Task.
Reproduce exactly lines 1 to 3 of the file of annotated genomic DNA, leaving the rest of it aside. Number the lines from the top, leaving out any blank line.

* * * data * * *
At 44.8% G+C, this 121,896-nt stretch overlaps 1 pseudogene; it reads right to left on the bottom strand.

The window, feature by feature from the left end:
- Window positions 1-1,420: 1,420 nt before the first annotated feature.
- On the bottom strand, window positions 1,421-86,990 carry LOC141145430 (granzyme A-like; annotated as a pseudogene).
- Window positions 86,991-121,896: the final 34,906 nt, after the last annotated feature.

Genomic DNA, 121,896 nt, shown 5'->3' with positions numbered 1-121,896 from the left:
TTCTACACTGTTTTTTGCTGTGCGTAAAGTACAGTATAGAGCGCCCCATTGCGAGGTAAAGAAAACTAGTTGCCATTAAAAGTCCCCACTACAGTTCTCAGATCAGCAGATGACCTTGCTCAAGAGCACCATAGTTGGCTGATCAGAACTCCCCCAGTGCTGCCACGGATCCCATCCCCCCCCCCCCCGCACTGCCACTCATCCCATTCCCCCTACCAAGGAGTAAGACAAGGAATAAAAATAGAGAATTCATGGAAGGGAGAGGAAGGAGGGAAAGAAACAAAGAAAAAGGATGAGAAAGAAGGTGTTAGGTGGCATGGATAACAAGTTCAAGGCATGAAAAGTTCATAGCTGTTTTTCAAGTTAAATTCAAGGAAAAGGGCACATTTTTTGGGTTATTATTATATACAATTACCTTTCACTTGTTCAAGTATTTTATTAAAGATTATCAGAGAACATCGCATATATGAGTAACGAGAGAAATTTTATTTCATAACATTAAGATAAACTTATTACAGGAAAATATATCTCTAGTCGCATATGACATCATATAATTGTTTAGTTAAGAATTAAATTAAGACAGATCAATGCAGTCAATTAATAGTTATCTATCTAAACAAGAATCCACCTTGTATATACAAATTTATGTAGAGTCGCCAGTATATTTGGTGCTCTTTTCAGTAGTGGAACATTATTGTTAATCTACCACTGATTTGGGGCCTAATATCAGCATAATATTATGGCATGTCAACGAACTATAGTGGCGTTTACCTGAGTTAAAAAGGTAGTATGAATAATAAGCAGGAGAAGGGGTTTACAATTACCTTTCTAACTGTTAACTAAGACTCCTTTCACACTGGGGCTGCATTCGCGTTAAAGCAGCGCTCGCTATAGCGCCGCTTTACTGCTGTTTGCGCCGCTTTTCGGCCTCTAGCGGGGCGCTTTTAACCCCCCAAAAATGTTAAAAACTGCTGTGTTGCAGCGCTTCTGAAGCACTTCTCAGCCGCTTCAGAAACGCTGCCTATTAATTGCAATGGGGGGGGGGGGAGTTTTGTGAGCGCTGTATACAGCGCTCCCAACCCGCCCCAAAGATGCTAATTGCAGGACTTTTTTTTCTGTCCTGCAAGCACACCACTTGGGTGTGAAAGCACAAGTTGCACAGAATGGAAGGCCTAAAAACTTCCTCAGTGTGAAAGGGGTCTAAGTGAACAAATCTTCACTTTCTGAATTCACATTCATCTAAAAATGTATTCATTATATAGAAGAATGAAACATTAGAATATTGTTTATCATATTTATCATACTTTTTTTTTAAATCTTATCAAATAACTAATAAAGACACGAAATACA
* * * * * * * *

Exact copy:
At 44.8% G+C, this 121,896-nt stretch overlaps 1 pseudogene; it reads right to left on the bottom strand.

The window, feature by feature from the left end:
- Window positions 1-1,420: 1,420 nt before the first annotated feature.